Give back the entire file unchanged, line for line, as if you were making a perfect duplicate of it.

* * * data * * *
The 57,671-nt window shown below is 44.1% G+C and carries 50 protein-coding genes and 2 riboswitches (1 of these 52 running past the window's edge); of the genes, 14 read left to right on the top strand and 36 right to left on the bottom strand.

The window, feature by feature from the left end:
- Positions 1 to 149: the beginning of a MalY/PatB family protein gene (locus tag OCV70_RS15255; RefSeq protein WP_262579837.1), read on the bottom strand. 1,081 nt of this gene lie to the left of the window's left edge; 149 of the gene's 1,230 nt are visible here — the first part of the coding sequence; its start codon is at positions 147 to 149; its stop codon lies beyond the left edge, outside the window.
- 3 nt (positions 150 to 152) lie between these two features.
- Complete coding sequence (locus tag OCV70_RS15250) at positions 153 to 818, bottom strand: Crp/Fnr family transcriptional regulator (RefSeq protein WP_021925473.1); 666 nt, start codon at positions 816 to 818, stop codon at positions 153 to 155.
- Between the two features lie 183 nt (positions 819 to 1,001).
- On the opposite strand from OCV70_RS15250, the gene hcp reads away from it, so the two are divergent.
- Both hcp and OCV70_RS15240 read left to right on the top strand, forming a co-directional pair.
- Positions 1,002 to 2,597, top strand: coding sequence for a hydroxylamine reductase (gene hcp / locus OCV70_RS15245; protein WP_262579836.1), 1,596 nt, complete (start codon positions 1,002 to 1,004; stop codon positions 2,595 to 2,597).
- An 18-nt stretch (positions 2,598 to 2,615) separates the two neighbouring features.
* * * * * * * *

The 57,671-nt window shown below is 44.1% G+C and carries 50 protein-coding genes and 2 riboswitches (1 of these 52 running past the window's edge); of the genes, 14 read left to right on the top strand and 36 right to left on the bottom strand.

The window, feature by feature from the left end:
- Positions 1 to 149: the beginning of a MalY/PatB family protein gene (locus tag OCV70_RS15255; RefSeq protein WP_262579837.1), read on the bottom strand. 1,081 nt of this gene lie to the left of the window's left edge; 149 of the gene's 1,230 nt are visible here — the first part of the coding sequence; its start codon is at positions 147 to 149; its stop codon lies beyond the left edge, outside the window.
- 3 nt (positions 150 to 152) lie between these two features.
- Complete coding sequence (locus tag OCV70_RS15250) at positions 153 to 818, bottom strand: Crp/Fnr family transcriptional regulator (RefSeq protein WP_021925473.1); 666 nt, start codon at positions 816 to 818, stop codon at positions 153 to 155.
- Between the two features lie 183 nt (positions 819 to 1,001).
- On the opposite strand from OCV70_RS15250, the gene hcp reads away from it, so the two are divergent.
- Both hcp and OCV70_RS15240 read left to right on the top strand, forming a co-directional pair.
- Positions 1,002 to 2,597, top strand: coding sequence for a hydroxylamine reductase (gene hcp / locus OCV70_RS15245; protein WP_262579836.1), 1,596 nt, complete (start codon positions 1,002 to 1,004; stop codon positions 2,595 to 2,597).
- An 18-nt stretch (positions 2,598 to 2,615) separates the two neighbouring features.